As “promised(A brief history of ed, sed and Regular Expressions)”:, I’ve found a nice script which will allow you to edit the original files using @sed@, making running @sed@ on multiple files much more useful. The script come from O’Reilly’s excellent “UNIX Power Tools”: (which is probably the most useful book on actually using Unix/Linux/cygwin that I’ve ever read), and can be viewed on the “UNIX Power Tools Examples(, 3rd Edition – runsed)”: site.

The shell script @runsed@ was developed to make changes to a file permanently. It applies your @sedscr@ to an input file, creates a temporary file, then copies that file over the original. @runsed@ has several safety checks:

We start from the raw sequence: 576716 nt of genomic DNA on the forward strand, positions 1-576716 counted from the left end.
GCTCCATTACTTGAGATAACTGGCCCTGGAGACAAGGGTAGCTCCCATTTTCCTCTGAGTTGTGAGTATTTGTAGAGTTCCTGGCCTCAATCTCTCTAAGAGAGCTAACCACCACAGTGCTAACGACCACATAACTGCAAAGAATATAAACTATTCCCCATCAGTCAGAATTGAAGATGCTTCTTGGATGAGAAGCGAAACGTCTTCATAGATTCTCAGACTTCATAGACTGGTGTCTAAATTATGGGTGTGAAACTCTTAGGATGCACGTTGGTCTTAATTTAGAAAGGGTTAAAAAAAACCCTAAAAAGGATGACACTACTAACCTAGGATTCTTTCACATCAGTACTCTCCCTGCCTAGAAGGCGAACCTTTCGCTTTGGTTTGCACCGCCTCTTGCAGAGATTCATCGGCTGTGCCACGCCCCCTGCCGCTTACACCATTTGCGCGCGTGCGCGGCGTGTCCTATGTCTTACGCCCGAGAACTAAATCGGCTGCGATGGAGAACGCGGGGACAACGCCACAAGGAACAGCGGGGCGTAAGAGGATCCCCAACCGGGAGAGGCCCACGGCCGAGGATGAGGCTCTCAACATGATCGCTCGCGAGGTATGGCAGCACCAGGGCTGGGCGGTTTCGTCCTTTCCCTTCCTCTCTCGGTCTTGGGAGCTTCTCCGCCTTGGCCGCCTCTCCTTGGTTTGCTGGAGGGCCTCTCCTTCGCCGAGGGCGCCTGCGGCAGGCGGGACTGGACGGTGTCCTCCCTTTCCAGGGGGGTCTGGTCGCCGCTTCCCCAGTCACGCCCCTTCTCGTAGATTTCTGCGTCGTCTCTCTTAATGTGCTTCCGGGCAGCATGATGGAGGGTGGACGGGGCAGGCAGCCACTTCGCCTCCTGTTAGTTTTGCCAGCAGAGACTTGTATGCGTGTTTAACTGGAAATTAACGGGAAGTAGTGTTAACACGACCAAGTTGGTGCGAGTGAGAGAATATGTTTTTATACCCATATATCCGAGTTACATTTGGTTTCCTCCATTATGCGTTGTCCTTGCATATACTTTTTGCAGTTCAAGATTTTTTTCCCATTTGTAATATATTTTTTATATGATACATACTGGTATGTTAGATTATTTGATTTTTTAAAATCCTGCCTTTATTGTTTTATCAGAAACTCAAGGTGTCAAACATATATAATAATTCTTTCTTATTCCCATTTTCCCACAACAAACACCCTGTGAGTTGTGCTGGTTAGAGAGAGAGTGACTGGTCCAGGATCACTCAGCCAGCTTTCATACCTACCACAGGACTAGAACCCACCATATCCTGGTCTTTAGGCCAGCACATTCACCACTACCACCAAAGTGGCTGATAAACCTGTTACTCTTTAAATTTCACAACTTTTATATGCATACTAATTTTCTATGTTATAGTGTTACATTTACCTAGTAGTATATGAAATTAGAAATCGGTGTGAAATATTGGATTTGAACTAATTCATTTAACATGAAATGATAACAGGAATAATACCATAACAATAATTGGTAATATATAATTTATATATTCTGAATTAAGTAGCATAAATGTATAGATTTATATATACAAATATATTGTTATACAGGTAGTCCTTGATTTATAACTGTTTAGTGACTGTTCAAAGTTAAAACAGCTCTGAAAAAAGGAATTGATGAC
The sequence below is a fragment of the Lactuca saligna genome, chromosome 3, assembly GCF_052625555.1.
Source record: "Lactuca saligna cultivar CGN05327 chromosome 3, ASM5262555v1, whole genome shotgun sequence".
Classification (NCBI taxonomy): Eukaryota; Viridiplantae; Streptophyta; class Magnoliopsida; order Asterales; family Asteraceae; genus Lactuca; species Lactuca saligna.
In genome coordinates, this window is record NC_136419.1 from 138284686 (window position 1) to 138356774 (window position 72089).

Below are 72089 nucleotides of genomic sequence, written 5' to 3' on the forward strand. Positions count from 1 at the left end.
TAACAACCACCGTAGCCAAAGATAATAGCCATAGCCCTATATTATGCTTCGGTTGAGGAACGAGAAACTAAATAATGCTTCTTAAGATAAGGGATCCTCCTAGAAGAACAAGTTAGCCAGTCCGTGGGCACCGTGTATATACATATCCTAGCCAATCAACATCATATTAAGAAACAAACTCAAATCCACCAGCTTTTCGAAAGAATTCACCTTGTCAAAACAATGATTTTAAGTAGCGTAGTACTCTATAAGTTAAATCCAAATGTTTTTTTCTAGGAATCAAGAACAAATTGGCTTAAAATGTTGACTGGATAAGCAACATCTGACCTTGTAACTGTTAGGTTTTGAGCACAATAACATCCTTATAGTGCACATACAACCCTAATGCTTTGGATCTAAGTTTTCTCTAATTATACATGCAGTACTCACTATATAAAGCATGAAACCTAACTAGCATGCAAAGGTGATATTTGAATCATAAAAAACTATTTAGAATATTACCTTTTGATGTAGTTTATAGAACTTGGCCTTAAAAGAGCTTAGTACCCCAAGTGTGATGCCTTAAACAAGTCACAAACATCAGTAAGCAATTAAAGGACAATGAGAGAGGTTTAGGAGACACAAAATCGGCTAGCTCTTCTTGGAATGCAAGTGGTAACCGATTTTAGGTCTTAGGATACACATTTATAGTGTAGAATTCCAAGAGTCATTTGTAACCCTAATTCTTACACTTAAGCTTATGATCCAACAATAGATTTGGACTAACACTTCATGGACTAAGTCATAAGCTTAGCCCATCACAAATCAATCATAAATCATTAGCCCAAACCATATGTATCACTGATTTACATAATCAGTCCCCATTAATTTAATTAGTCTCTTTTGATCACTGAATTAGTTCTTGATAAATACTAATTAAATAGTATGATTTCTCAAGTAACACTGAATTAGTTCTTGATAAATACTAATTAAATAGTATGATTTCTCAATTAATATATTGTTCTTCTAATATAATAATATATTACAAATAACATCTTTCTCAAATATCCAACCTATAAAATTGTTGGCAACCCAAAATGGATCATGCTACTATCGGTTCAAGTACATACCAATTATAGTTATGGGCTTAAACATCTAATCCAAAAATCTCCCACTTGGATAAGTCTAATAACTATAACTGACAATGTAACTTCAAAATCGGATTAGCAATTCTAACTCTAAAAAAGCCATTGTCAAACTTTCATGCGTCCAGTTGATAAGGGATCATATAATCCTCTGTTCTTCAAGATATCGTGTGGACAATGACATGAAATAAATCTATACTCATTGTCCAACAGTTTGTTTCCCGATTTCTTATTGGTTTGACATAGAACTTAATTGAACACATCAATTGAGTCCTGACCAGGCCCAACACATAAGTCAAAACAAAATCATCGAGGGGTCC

• It won’t edit the @sed@ script file (if you accidentally include @sedscr@ on the command line).
  • It complains if you try to edit an empty file or something that isn’t a file (like a directory).
  • If the @sed@ script doesn’t produce any output, @runsed@ aborts instead of emptying your original file.

@runsed@ only modifies a file if your @sedscr@ made edits. So, the file’s timestamp (Section 8.2) won’t change if the file’s contents weren’t changed.

Also of possible interest is “checksed(, 3rd Edition – checksed)”:, which unlike @runsed@ simply provides a @diff@ allowing you to check the changes your @sed@ commands will make. Very handy before you start thinking about running @sed@ on several thousand files!